The Daily Digest (Sand mines assessed, permits for vests, pull-tabs don’t impress?)

With three days of gun hearings over and no business scheduled, it’ll be a quiet day at the Capitol. Work picks up again Monday with lawmakers talking health exchanges, insurance fraud and University of Minnesota spending.


Electronic pull-tabs miss monthly revenue projections (MPR News)

After a strong debut in some bars in September, the games aren’t drawing the hoped-for crowds. Now, calls for change are starting at the Capitol. Pull-tab money is supposed to help pay the public share of a new Vikings stadium.

In a first, Minn. asks Winona County to assess sand risk (Star Tribune)

“In a critical test of Minnesota’s approach to frac sand mining, two state agencies have called on Winona County to order an in-depth study of environmental and health risks associated with a cluster of proposed mines and processing sites.”

Senate backs state employee contracts (MPR News)

Contracts give 35,000 state employees a 2 percent pay hike. Republicans tried but failed to require state employees to pay something for their health insurance coverage. GOP lawmakers say the contracts are too expensive.

Panel talks body armor, danger of gun violence for children (Star Tribune)

Some lawmakers want to “limit civilian ownership of bulletproof vests and other items of body armor to those obtaining permits. Opponents say the armor is used for defensive reasons only and should not be prohibited for civilian use.”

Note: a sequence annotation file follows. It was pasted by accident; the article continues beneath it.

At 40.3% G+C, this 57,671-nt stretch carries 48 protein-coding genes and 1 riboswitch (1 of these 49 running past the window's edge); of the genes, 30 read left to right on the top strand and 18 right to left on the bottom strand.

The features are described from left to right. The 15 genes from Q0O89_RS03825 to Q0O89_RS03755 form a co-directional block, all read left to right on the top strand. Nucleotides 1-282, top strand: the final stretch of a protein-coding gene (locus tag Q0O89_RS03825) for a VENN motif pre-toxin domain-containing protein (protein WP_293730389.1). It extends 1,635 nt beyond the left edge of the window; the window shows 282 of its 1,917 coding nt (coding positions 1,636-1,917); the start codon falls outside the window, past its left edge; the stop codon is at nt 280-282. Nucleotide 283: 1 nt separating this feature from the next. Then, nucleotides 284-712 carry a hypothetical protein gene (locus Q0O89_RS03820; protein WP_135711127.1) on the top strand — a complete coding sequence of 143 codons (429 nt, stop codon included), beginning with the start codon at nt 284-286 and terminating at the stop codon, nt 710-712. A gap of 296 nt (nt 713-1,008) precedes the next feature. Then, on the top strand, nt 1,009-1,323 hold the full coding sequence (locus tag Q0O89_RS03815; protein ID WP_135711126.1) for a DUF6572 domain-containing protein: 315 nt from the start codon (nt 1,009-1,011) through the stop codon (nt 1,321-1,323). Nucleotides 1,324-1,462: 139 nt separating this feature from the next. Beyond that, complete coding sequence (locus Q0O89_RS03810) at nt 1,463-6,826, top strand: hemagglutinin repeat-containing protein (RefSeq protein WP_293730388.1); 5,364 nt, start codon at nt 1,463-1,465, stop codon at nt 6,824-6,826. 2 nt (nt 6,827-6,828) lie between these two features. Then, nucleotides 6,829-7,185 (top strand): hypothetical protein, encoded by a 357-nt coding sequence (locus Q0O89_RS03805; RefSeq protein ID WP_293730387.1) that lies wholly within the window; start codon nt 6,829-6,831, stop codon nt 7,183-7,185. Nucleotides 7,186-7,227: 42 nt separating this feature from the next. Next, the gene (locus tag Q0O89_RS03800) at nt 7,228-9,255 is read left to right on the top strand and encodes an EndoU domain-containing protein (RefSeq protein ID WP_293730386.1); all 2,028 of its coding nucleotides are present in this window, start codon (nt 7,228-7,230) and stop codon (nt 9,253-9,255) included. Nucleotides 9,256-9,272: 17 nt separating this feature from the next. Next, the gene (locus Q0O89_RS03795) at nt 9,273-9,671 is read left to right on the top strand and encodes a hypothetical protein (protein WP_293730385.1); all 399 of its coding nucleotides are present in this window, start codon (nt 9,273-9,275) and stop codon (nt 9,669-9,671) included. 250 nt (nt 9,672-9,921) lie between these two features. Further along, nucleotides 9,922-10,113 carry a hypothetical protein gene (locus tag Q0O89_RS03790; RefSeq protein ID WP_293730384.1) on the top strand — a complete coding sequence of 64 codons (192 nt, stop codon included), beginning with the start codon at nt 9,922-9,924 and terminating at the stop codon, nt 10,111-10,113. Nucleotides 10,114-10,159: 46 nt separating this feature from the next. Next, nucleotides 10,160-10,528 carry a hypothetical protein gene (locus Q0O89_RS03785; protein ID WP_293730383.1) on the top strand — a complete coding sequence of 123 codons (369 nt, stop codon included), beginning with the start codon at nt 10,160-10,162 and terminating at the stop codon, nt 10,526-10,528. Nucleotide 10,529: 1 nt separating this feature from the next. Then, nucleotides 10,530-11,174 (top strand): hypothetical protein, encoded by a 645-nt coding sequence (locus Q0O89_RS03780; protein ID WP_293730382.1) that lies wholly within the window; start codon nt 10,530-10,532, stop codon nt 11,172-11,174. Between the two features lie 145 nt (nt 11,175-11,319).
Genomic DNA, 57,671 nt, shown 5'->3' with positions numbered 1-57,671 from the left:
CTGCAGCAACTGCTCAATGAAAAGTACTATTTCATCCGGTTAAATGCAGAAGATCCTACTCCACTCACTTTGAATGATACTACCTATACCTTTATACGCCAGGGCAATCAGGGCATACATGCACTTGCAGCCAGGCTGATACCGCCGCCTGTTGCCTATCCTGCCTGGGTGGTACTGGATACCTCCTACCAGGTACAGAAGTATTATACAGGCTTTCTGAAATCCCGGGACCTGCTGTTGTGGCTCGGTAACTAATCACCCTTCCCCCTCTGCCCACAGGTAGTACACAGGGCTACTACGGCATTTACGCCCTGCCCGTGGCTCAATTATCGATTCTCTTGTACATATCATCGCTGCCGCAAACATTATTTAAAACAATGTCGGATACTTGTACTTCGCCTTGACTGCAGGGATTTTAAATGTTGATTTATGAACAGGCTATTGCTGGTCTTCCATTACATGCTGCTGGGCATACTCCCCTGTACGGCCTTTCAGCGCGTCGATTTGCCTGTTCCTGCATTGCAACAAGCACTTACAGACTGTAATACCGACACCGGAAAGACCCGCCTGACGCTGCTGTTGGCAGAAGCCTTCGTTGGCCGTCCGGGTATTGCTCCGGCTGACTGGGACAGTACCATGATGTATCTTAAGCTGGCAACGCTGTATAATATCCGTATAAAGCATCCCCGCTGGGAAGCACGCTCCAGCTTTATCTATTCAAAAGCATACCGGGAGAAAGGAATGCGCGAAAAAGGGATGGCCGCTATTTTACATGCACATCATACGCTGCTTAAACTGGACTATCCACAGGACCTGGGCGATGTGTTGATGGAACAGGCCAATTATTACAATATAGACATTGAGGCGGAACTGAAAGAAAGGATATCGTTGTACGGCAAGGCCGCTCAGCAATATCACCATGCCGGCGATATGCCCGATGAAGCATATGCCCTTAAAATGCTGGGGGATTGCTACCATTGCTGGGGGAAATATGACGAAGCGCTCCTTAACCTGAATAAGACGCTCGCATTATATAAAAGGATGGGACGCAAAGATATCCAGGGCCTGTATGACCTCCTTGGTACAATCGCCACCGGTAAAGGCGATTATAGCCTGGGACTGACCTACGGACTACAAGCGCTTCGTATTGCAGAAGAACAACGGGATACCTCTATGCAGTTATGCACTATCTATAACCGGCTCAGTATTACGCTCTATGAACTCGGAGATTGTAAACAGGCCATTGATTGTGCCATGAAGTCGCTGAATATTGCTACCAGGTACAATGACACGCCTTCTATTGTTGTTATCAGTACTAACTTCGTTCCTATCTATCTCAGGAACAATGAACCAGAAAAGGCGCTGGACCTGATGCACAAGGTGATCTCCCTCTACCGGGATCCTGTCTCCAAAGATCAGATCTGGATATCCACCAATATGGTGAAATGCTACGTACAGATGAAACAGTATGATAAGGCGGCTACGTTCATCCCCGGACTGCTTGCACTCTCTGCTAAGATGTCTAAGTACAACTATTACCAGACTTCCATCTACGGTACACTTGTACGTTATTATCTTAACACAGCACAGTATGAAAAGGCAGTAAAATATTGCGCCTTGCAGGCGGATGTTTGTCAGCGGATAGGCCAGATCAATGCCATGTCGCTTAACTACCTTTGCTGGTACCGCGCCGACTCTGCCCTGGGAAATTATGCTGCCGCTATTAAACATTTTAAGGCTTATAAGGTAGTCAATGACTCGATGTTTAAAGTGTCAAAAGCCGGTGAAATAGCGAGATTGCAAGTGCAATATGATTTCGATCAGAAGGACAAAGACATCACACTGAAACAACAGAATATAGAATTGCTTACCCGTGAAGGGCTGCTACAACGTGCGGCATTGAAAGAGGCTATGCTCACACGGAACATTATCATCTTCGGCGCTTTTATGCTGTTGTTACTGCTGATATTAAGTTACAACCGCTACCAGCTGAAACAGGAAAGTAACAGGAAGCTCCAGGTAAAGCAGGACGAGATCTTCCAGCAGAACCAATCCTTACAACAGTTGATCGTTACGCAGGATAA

Bill would more than double MN cigarette tax (WCCO)

“The proposed $1.60 increase is considerably more than the $.94 a pack tax hike proposed by Gov. Mark Dayton.”

Senate confirms a batch of commissioners (MPR News)

Senate gives commissioners blessing to continue running departments, including Charles Zelle, Transportation; Lucinda Jesson, Human Services; Ed Ehlinger, Health; Myron Frans, Revenue; Brenda Cassellius, Education.

Businesses line up to fight Dayton’s sales tax proposal (Star Tribune)

“Gov. Dayton’s plan to tax business services, they say, would drive business away, raise prices and fail to generate as much as projected.”


Amid protests, CIA nominee defends drone program (CBS News)

Bishops reject birth control compromise (New York Times)

Panetta: Pentagon backed arming of Syrian opposition (CBS News)

Lawmakers struggle with plan to end Saturday mail delivery (Washington Post)

State Patrol: Brodkorb over the legal limit

Tests show former Minnesota Senate staffer and Republican Party official Michael Brodkorb was over the legal blood alcohol limit when he crashed his SUV last month.

The Minnesota State Patrol said Brodkorb’s alcohol concentration was 0.10 percent, which is over the legal limit for impairment of 0.08 percent.

An aide to former GOP Senate Majority Leader Amy Koch, Brodkorb was fired in 2011 after Koch was confronted about having an affair with him. He’s suing the Minnesota Senate for wrongful termination.

Brodkorb declined comment on the state patrol statement. — Tom Scheck